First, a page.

Sulfur treatments can be repeated several times in the spring-summer season, remembering that about three weeks should elapse between a treatment with sulfur and another with mineral oils, which are used, if necessary, against scale insects. Sulfur deficiency time is 5 days therefore after treatment it is necessary to wait 5 days before recovering the products.

If wettable sulfur is used, the solutions are made in water, to be sprayed on the plants like a special pump (I recommend battery pumps). For powdered sulphur, on the other hand, it is best to spread the product on the plants using a sulfur sprayer. , in the Amazon you can find this, a fairly inexpensive hand tool, which may be suitable for a small vegetable garden.

Toxicity and environmental damage

Sulfur should not be used when temperatures are too low, as it is basically useless, but it is also with excessive heat to be avoided because it becomes phytotoxic .

Already at 30°C can cause burns on the treated plants, so in the middle of summer it is better to avoid it or choose the coolest days and hours of the day to distribute it. There are, however, specific sulphurs, made up of water-dispersible microgranules, which attenuate this drawback.

Sulfur can be toxic to some beneficial insects and since it also has a certain acaricidal effect, it unfortunately also works against predatory mites.

Alternatives to sulfur

Given sulfur’s phytotoxicity to heat, it goes without saying that some alternatives should be considered. , in particular to treat cucurbits (pumpkins, zucchini, etc.) which, notoriously, are often sick with powdery mildew in summer. Moreover, only in the case of zucchini, the use of sulfur means giving up the harvest during the 5 days of scarcity, and this is not a minor inconvenience, since zucchini produces fruit daily.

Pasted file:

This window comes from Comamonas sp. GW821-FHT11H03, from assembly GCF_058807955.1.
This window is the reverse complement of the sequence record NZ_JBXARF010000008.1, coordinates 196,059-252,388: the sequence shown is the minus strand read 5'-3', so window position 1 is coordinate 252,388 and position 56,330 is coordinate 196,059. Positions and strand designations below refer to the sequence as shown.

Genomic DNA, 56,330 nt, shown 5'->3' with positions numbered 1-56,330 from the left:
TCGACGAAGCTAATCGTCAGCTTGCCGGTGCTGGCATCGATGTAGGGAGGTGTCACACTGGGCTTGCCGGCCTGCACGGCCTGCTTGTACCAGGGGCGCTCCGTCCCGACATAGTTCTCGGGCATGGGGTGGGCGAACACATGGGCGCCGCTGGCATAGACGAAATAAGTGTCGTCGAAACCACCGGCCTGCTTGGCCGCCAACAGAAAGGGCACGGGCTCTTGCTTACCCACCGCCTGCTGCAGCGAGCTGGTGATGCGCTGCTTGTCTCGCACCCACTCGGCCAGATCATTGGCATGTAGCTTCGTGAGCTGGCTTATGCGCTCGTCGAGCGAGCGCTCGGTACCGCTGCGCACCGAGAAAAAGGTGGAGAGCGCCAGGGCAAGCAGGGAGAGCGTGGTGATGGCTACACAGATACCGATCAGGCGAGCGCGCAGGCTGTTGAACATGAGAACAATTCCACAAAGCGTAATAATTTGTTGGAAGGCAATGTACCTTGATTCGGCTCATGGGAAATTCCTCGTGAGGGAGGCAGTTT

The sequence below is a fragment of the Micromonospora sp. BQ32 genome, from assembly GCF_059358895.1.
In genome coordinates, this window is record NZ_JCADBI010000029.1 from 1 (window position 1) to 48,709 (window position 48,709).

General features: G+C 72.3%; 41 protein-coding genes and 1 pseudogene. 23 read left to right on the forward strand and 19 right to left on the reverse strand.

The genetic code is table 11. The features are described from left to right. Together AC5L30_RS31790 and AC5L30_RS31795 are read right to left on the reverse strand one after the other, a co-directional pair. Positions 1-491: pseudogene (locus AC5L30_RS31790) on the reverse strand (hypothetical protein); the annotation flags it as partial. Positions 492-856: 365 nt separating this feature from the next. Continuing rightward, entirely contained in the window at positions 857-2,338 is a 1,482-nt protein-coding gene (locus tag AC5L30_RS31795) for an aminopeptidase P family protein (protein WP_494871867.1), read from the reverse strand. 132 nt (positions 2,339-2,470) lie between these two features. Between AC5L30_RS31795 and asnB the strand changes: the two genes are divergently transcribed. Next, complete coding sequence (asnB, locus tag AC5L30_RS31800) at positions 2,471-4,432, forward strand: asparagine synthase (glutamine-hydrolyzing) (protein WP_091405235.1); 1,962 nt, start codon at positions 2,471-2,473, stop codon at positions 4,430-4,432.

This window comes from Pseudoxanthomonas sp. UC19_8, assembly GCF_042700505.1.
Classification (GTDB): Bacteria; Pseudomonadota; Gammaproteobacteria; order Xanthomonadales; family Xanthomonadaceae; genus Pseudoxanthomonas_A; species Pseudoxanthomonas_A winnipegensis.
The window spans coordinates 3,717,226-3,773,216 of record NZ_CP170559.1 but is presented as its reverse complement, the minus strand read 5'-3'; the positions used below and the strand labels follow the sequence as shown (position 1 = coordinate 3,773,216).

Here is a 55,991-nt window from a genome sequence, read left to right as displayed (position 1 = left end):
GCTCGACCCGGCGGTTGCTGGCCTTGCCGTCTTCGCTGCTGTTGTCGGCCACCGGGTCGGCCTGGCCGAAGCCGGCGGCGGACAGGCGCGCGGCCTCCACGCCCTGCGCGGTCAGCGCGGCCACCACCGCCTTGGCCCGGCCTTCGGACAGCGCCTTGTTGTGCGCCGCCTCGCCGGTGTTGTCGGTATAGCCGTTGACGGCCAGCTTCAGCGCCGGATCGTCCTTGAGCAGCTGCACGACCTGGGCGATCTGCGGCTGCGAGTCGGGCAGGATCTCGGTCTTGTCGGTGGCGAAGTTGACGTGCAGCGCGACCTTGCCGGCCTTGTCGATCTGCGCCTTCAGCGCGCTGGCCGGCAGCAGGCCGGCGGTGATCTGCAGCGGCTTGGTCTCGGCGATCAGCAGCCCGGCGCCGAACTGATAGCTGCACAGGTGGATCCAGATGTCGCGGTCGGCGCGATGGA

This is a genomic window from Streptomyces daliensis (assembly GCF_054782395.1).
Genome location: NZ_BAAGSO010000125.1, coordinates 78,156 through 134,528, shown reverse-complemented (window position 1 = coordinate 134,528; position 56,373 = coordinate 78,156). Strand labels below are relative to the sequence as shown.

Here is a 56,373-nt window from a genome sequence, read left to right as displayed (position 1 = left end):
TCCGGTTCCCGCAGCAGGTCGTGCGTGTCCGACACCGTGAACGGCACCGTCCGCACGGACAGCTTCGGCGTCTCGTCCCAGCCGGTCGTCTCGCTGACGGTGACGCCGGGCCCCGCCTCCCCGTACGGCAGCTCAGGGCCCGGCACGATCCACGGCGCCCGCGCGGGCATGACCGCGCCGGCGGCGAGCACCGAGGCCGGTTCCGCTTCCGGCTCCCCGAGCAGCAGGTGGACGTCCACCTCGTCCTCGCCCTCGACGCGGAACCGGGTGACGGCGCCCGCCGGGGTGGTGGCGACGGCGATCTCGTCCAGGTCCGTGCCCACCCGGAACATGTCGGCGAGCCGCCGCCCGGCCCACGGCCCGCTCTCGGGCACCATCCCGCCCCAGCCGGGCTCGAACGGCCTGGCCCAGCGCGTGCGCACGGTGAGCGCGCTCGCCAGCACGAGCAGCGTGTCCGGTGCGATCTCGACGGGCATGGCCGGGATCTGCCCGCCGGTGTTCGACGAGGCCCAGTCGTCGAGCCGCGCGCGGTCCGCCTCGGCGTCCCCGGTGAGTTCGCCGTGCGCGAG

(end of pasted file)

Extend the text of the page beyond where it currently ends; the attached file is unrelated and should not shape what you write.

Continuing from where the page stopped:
A very good ecological product to use in these cases is based on the good fungus Ampelomyces quisqualis a biofungicide active against powdery mildew, of which there are officially registered formulas for the following crops: vines, roses, cucurbits, nightshades and strawberries.

In general, sodium bicarbonate treatments are also functional and valid against powdery mildew, while among the agents that support and stimulate the natural defenses of plants are rock flours, such as zeolites, useful to prevent diseases and various pest attacks.

Reference legislation on sulfur in organic farming

Sulfur is one of the phytosanitary products authorized in organic farming and is listed in Annex II of Regulation EC 889/08, one of the European references on organic certification, which will be in force until 2021. Also the new European regulation on organic farming, which will replace the current ones, leaves the possibility of using sulfur in treatments.

In Italy, Ministerial Decree 6793 of 2018 reaffirms the possibility for certified organic farms to use the products listed in Annex II, subject to a documented declaration of need.

As with other phytosanitary products, for the professional use of sulfur it is necessary to have a patent.